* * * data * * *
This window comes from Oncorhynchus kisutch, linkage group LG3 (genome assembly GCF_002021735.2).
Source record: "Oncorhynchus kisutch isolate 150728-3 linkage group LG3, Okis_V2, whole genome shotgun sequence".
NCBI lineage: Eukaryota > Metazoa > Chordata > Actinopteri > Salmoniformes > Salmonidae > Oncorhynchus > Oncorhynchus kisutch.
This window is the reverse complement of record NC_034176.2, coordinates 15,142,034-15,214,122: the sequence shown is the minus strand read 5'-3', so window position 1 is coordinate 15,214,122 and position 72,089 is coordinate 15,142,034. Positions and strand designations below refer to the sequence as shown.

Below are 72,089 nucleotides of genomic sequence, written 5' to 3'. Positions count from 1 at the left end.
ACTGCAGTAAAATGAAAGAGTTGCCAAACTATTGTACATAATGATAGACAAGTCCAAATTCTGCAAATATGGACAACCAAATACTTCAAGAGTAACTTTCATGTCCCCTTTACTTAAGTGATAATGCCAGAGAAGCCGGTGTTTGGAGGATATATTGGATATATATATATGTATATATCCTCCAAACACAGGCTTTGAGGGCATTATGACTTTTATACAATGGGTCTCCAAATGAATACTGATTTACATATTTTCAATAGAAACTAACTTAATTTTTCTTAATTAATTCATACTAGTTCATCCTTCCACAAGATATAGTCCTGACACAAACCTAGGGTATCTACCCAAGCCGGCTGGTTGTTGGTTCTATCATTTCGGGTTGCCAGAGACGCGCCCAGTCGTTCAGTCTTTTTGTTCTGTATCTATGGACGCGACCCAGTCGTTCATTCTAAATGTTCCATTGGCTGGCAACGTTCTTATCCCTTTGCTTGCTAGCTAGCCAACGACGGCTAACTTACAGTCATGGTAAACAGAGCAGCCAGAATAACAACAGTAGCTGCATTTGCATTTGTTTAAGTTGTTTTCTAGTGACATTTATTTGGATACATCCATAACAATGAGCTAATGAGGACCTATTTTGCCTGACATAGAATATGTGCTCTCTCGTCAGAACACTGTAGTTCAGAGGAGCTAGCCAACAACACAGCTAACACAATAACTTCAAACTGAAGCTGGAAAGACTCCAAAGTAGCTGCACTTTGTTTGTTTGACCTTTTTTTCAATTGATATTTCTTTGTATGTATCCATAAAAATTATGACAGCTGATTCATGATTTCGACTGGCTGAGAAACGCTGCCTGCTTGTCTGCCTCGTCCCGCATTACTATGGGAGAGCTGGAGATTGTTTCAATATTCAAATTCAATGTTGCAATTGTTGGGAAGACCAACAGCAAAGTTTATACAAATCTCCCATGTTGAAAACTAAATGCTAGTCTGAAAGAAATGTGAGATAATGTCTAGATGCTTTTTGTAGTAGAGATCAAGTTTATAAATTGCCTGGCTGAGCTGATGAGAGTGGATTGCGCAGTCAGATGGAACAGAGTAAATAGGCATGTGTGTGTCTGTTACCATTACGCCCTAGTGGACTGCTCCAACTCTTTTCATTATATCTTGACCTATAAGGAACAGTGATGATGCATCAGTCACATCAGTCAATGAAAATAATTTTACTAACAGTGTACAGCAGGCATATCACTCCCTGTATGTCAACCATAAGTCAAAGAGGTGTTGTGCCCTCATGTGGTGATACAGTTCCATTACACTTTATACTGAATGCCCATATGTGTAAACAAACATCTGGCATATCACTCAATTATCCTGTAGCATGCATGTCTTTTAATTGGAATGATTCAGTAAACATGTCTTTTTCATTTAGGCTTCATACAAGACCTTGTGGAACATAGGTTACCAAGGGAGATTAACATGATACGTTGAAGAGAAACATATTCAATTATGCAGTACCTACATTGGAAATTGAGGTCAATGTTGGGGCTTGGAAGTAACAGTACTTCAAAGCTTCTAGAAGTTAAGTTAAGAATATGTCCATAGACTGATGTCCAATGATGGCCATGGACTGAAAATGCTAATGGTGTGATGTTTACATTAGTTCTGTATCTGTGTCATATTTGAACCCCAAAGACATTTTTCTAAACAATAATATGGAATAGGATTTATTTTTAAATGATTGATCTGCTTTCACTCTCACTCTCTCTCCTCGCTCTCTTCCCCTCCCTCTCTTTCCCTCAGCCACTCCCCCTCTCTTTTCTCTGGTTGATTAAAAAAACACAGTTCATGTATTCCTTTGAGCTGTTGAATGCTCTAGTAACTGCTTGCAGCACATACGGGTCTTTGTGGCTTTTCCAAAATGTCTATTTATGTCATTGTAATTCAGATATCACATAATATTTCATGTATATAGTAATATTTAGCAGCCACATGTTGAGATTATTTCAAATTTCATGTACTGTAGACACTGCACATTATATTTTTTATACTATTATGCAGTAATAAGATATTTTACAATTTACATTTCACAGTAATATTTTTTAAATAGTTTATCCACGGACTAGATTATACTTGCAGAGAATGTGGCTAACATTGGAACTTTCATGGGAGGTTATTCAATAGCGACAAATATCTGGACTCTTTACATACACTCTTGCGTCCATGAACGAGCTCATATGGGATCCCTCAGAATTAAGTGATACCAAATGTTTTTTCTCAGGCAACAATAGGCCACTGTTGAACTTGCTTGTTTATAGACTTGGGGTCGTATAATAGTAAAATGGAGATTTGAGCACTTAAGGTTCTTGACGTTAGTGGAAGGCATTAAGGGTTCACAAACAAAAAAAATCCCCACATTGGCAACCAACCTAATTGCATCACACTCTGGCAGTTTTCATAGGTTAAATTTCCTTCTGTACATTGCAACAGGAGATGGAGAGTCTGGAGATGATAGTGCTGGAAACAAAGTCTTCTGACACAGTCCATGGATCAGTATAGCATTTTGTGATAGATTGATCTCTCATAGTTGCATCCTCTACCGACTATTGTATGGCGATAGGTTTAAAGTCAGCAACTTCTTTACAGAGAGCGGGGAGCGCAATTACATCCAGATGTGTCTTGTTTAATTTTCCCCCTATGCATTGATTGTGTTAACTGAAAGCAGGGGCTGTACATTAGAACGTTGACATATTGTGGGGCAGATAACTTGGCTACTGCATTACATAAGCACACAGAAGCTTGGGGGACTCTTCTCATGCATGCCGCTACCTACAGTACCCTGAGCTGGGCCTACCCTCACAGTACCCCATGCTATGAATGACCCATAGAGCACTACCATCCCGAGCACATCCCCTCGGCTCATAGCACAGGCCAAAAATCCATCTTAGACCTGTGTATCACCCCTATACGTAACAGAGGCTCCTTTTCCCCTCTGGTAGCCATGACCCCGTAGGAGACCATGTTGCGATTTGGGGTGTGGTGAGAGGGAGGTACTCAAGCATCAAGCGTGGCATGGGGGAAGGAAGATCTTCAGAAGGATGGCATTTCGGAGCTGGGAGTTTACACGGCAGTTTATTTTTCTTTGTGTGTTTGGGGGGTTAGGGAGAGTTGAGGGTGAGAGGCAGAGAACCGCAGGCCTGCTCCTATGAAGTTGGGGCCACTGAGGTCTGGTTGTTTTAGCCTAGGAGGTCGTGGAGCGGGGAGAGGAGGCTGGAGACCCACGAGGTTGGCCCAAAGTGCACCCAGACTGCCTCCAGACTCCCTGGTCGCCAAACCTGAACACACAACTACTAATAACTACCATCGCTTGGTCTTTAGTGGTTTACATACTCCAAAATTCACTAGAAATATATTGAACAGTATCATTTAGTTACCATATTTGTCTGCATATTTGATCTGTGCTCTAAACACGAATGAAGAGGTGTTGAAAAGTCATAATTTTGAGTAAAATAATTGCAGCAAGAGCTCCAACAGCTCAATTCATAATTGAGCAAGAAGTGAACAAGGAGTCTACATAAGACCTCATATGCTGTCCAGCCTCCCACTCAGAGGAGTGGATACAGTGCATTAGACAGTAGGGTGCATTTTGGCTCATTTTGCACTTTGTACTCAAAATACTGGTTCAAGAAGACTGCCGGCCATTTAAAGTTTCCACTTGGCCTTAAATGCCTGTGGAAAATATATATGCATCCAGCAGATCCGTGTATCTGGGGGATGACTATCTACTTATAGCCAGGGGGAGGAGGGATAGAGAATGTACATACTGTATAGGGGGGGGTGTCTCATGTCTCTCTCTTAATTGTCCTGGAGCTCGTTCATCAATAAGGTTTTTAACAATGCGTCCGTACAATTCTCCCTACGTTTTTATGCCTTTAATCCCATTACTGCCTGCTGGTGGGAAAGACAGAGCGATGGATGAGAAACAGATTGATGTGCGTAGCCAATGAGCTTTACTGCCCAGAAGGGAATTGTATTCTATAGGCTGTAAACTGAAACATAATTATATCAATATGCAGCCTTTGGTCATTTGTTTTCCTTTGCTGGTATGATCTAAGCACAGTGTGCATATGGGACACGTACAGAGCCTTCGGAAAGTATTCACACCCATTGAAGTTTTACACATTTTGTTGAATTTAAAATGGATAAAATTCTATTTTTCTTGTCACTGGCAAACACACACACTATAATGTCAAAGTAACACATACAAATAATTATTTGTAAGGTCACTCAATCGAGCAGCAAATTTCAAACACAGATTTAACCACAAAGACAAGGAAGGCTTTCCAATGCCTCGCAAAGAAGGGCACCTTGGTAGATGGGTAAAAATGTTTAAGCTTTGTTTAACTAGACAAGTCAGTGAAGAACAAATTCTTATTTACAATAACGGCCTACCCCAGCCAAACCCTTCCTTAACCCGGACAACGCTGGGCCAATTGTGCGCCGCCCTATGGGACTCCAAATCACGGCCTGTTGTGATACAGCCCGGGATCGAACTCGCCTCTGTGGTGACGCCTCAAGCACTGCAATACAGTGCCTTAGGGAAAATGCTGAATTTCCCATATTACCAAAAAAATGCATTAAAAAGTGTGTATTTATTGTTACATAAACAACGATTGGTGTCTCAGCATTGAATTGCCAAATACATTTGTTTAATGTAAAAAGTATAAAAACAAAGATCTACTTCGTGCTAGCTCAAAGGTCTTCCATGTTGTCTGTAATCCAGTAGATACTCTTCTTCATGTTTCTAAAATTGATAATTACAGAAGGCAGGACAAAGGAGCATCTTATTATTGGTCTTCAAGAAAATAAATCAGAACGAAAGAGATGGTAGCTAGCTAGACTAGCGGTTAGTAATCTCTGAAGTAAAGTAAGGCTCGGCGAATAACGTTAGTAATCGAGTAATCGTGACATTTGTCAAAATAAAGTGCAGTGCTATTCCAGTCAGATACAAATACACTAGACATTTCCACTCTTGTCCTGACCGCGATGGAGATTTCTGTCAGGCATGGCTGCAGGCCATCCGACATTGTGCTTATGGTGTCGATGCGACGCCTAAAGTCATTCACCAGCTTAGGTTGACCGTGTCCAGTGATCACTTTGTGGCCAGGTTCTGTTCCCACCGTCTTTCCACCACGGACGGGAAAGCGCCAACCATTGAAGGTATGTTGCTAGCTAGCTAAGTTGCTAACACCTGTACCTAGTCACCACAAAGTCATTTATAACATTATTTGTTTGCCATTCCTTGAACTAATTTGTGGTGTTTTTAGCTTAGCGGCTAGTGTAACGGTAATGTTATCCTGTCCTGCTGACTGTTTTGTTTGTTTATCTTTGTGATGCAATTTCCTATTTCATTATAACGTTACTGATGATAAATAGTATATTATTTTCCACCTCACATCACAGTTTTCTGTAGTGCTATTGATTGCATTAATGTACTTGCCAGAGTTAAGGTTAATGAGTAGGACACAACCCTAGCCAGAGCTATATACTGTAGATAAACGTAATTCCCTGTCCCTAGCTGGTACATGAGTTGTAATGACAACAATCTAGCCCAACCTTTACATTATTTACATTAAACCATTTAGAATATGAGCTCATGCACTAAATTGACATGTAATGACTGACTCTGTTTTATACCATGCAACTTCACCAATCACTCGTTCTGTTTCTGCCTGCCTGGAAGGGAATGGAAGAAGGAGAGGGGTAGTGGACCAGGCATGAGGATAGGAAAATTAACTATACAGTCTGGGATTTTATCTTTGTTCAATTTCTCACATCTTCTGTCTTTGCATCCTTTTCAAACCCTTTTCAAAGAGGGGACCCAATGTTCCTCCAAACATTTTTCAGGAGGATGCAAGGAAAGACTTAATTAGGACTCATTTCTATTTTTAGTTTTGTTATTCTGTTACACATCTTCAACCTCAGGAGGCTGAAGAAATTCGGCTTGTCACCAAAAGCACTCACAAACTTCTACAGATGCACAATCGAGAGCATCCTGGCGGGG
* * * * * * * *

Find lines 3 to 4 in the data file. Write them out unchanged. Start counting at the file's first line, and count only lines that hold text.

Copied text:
NCBI lineage: Eukaryota > Metazoa > Chordata > Actinopteri > Salmoniformes > Salmonidae > Oncorhynchus > Oncorhynchus kisutch.
This window is the reverse complement of record NC_034176.2, coordinates 15,142,034-15,214,122: the sequence shown is the minus strand read 5'-3', so window position 1 is coordinate 15,214,122 and position 72,089 is coordinate 15,142,034. Positions and strand designations below refer to the sequence as shown.